Al Shabab's announcement that it is aligned with Al Qaeda’s global terror network confirms previous intelligence reports from the US and Somali governments, but it also complicates peacekeeping efforts in Mogadishu and Kenya.
Farah Abdi Warsameh/AP
• A daily summary of global reports on security issues.
The US and Somali governments have previously accused Al Shabab of having ties to Al Qaeda, but these have not been confirmed until now. The announcement suggests that the group’s identity is evolving: It has been focused on a nationalist agenda to establish an Islamic state in Somalia, but now seems to be moving toward a larger role in the global terror network.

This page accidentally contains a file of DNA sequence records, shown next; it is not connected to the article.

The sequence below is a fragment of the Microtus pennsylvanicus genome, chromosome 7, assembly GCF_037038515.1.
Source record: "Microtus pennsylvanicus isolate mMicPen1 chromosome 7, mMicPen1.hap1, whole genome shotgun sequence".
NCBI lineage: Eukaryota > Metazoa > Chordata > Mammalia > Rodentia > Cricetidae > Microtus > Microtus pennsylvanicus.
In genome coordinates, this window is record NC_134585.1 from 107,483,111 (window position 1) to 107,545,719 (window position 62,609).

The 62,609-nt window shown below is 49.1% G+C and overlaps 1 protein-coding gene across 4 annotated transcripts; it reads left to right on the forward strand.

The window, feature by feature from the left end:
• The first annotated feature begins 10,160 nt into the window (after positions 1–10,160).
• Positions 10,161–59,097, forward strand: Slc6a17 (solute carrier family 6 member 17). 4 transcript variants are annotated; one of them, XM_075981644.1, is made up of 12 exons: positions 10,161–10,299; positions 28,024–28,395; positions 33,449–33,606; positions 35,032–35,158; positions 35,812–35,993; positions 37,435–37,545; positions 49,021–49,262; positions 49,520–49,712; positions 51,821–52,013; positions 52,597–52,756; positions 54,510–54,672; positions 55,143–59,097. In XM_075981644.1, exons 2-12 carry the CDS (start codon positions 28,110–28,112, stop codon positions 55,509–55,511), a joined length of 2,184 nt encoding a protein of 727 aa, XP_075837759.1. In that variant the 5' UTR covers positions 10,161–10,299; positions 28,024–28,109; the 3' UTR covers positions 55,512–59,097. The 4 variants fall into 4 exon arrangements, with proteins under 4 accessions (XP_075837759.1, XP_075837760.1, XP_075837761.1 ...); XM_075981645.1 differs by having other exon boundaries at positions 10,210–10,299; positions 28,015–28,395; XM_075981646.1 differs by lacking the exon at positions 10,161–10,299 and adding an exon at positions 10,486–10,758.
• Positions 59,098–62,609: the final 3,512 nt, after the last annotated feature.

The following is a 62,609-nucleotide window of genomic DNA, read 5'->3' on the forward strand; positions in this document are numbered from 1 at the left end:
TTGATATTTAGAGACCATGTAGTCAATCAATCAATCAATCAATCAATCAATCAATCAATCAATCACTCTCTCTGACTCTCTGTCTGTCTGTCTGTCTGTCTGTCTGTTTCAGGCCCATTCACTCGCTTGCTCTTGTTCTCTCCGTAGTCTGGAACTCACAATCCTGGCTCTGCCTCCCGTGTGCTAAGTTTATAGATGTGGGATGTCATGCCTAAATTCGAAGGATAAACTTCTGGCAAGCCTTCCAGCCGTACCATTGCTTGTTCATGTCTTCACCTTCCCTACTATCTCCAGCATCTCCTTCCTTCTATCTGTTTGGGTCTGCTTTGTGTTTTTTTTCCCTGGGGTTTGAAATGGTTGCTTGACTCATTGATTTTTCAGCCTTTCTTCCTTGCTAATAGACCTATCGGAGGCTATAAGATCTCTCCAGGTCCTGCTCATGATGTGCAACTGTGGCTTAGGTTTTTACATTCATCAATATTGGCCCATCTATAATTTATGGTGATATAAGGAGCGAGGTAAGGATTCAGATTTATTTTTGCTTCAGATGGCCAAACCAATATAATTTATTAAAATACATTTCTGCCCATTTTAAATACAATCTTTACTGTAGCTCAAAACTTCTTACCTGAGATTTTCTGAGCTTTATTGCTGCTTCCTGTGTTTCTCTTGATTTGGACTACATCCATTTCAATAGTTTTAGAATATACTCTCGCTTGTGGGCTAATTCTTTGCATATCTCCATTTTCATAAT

According to the Wall Street Journal, the group issued a Somali- and Arabic-language statement on Monday claiming that it would “connect the horn of Africa jihad to the one led by al Qaeda and its leader Sheikh Osama Bin Laden."
The BBC reports that Al Shabab has also joined forces with Kamboni, a smaller militant outfit in Somalia, which was previously allied to Hizbul Islam, another antigovernment militant group. This alliance is seen as an attempt by Al Shabab to unite all extremist forces in Somalia to push for the imposition of Islamic law. Kamboni is led by Hassan Turki, a militant who is accused by the US of financing terrorism.